Everyone than can, leaves Jakarta in summer, for a week, a month or for good.
Arriving in Ireland from Jakarta is like, well it’s like arriving in Ireland from Indonesia. The doors of the plane fling open in Dublin Airport and the fresh air envelopes us. Glorious sunshine just about to break through as the last few stubborn clouds that hang hesitantly while we step from the plane looking at everything with all the awe of a first time visitor. Home at last.
The first few days back in Ireland for summer is always like spending a spell in a decompression chamber. All the things that were never afforded a second thought before, suddenly are a source of jaw dropping wonderment, clean footpaths and roads, plastic wheelie bins neatly lined up in a row, fresh 99’s in Centra, no begging (generally), country villages that look like scenes from LEGOLAND as you drive through, fresh food in the supermarket, service stations that have everything from an air pump to a deli counter, live concerts, current affairs programmes, admission free non-rat infested playgrounds, 2 for 1 offers on favourite summer fruits, bottles of new world plonk for eight euro and a selection of Irish farmhouse cheese for only two euro each. Ah it’s good to be home.
Days number 4, 5 & 6 usually involves a shift, the lacquer begins to dull a bit and suddenly the line of wheelie bins that looked orderly four days ago, are now beginning to become an eyesore. For the price of cone in the local supermarket, you could get a chicken in Indonesia, sometimes fresh. You realise that everybody else in the estate is getting their rent paid by social welfare and the rent you paid for a two month ‘holiday’ at home would be enough to stay in the Sheraton in Phuket for a fortnight. The thoughts of having just one sunny day, where you could bring the kids to be the beach becomes an obsession and even if the day was nice, you’d have to drive through at least three bottlenecks to get there. The cost to fill your car with petrol surely warrants an attendant or at very least the fancy paper dispenser to be filled once in a while. Every current affair programme on in the past week has been about a jaded country and western based performer who is holding fast on five nights instead of three, natch, as all the profit is in the additional two nights, after he ships his guitar, amp and other bits and pieces over. The playgrounds which used to be dedicated children only zones, not have as many Rovers and Sheps, as they have Ruairi’s and Sorcha’s as it seems in a few short years the Irish have gone as dog-mad as the English. Friends have dwindled over the years and if it wasn’t for the mound of unopened post to keep you company, you’d be sipping your Sauv Blanc alone. But at least you’re home.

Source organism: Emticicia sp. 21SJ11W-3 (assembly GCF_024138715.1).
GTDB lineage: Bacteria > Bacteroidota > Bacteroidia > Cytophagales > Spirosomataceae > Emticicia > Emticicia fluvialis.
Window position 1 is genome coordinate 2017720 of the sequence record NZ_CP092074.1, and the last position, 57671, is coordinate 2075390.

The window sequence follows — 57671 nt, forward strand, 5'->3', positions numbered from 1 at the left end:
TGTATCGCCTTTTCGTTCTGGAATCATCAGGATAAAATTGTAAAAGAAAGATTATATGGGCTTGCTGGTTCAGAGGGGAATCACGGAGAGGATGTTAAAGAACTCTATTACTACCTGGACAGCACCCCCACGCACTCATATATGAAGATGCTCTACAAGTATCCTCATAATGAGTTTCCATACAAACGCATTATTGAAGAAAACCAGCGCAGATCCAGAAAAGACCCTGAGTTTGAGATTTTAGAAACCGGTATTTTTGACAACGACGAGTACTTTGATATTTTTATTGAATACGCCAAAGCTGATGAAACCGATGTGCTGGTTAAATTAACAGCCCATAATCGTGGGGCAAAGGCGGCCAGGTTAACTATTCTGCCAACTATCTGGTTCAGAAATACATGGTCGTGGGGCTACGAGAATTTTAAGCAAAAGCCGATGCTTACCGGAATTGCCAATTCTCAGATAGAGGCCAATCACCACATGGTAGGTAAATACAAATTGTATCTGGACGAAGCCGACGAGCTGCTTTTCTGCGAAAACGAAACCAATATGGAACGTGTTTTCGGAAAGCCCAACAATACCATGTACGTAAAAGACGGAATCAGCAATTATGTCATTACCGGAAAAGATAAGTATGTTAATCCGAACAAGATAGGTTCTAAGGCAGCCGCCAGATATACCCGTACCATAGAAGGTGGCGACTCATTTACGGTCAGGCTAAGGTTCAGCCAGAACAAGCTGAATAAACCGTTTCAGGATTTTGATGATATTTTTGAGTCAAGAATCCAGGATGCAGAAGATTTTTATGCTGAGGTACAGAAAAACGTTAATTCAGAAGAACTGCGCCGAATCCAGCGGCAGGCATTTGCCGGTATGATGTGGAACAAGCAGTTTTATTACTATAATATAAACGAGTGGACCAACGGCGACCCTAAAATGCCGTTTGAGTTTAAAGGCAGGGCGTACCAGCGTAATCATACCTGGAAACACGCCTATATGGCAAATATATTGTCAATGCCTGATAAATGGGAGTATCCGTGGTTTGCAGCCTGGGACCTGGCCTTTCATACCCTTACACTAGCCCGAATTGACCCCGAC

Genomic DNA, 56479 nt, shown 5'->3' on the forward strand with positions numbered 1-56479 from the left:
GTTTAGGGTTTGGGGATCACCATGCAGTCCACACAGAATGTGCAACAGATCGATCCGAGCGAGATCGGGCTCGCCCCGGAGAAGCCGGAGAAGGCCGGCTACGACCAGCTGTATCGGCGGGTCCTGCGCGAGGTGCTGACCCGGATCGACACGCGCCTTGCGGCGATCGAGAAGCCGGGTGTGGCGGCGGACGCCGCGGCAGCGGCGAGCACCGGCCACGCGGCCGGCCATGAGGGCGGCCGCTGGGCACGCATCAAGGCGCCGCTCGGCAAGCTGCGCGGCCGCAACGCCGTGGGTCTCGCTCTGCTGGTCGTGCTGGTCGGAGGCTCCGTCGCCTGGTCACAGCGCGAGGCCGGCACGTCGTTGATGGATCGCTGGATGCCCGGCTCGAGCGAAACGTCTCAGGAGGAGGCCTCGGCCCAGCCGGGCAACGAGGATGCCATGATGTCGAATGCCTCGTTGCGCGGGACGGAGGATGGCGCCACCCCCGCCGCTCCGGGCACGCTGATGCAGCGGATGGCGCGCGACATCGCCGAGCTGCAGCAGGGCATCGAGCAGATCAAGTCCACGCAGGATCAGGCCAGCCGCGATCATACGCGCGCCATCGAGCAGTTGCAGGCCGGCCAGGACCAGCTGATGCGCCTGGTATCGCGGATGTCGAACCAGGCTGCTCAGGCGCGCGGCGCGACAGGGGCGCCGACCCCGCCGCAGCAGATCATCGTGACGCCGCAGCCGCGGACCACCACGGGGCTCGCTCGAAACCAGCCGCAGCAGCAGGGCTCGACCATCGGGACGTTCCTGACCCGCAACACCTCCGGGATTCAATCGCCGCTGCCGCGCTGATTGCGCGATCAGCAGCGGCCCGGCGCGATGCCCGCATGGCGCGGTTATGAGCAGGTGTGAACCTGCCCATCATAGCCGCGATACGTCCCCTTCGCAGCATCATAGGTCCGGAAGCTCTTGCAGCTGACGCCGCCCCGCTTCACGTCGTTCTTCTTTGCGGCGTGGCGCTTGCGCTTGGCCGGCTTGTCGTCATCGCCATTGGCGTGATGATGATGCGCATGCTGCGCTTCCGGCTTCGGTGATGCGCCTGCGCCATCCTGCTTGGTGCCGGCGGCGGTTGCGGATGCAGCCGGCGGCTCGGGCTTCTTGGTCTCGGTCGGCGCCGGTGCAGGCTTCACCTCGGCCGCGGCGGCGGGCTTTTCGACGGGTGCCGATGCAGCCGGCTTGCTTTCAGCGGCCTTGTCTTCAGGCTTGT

By day 7, there’s no shine left and no wine, (the carrier only hold 6 bottles). Fresh air is all very well but you can’t live on it. Grocery shopping in Ireland has driven the nation to Aldi which five years ago, was frowned upon but nowadays even people I know go there all the time, that’s not a shift, its a U-turn! The monthly rent being charged on a box-like two-up one-down townhouse is nothing short of blatant robbery. A household rubbish disposal system that needs a sorting area. Petrol prices are scandalous, teenagers complain, ‘there’s nowhere to go’, adults complain, ‘even if there was it would be too expensive to get there’. And when you find yourself spending nearly half of your phone credit trying to get through to Cork County Council about dogs in the park you realise that yes, you’ve arrived, you’re sucked in. Grocery prices, complaints about trying to dry clothes, incorrect usage of roundabouts, price of the plastic bag, 2 for 1 offers when you only want one punnet of strawberries and if everyone is denying their love of Garth Brooks, who bought the 400,000 tickets? Good to be home?